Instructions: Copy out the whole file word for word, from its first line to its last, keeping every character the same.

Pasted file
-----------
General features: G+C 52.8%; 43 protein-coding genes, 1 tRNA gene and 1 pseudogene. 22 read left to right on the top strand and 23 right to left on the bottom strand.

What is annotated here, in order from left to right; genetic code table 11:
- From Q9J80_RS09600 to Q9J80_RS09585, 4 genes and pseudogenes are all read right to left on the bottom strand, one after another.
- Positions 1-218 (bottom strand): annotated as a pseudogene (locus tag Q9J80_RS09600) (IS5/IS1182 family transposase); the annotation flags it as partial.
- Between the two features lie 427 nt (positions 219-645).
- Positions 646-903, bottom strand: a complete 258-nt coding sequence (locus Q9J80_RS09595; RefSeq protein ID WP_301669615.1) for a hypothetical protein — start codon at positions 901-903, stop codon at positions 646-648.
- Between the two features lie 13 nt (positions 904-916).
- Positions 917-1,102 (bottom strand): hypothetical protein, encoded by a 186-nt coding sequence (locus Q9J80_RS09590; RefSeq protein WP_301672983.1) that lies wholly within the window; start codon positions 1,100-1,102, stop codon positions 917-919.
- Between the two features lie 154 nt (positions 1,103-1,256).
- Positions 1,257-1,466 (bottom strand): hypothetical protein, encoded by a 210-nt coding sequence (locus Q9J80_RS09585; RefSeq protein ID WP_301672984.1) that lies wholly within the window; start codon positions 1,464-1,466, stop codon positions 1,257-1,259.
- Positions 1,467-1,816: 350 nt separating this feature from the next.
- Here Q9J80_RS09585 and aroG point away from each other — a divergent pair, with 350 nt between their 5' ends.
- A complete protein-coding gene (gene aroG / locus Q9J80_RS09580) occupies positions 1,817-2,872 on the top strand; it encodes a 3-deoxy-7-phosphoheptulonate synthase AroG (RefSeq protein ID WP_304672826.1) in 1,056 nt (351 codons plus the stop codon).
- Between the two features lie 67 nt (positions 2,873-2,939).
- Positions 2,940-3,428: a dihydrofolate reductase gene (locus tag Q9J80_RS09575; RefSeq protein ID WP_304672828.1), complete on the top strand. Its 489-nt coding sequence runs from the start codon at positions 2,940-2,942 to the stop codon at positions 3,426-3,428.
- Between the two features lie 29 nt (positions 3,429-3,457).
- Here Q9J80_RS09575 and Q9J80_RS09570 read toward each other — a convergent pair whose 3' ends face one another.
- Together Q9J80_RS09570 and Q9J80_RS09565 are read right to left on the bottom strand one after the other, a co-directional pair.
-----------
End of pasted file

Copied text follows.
General features: G+C 52.8%; 43 protein-coding genes, 1 tRNA gene and 1 pseudogene. 22 read left to right on the top strand and 23 right to left on the bottom strand.

What is annotated here, in order from left to right; genetic code table 11:
- From Q9J80_RS09600 to Q9J80_RS09585, 4 genes and pseudogenes are all read right to left on the bottom strand, one after another.
- Positions 1-218 (bottom strand): annotated as a pseudogene (locus tag Q9J80_RS09600) (IS5/IS1182 family transposase); the annotation flags it as partial.
- Between the two features lie 427 nt (positions 219-645).
- Positions 646-903, bottom strand: a complete 258-nt coding sequence (locus Q9J80_RS09595; RefSeq protein ID WP_301669615.1) for a hypothetical protein — start codon at positions 901-903, stop codon at positions 646-648.
- Between the two features lie 13 nt (positions 904-916).
- Positions 917-1,102 (bottom strand): hypothetical protein, encoded by a 186-nt coding sequence (locus Q9J80_RS09590; RefSeq protein WP_301672983.1) that lies wholly within the window; start codon positions 1,100-1,102, stop codon positions 917-919.
- Between the two features lie 154 nt (positions 1,103-1,256).
- Positions 1,257-1,466 (bottom strand): hypothetical protein, encoded by a 210-nt coding sequence (locus Q9J80_RS09585; RefSeq protein ID WP_301672984.1) that lies wholly within the window; start codon positions 1,464-1,466, stop codon positions 1,257-1,259.
- Positions 1,467-1,816: 350 nt separating this feature from the next.
- Here Q9J80_RS09585 and aroG point away from each other — a divergent pair, with 350 nt between their 5' ends.
- A complete protein-coding gene (gene aroG / locus Q9J80_RS09580) occupies positions 1,817-2,872 on the top strand; it encodes a 3-deoxy-7-phosphoheptulonate synthase AroG (RefSeq protein ID WP_304672826.1) in 1,056 nt (351 codons plus the stop codon).
- Between the two features lie 67 nt (positions 2,873-2,939).
- Positions 2,940-3,428: a dihydrofolate reductase gene (locus tag Q9J80_RS09575; RefSeq protein ID WP_304672828.1), complete on the top strand. Its 489-nt coding sequence runs from the start codon at positions 2,940-2,942 to the stop codon at positions 3,426-3,428.
- Between the two features lie 29 nt (positions 3,429-3,457).
- Here Q9J80_RS09575 and Q9J80_RS09570 read toward each other — a convergent pair whose 3' ends face one another.
- Together Q9J80_RS09570 and Q9J80_RS09565 are read right to left on the bottom strand one after the other, a co-directional pair.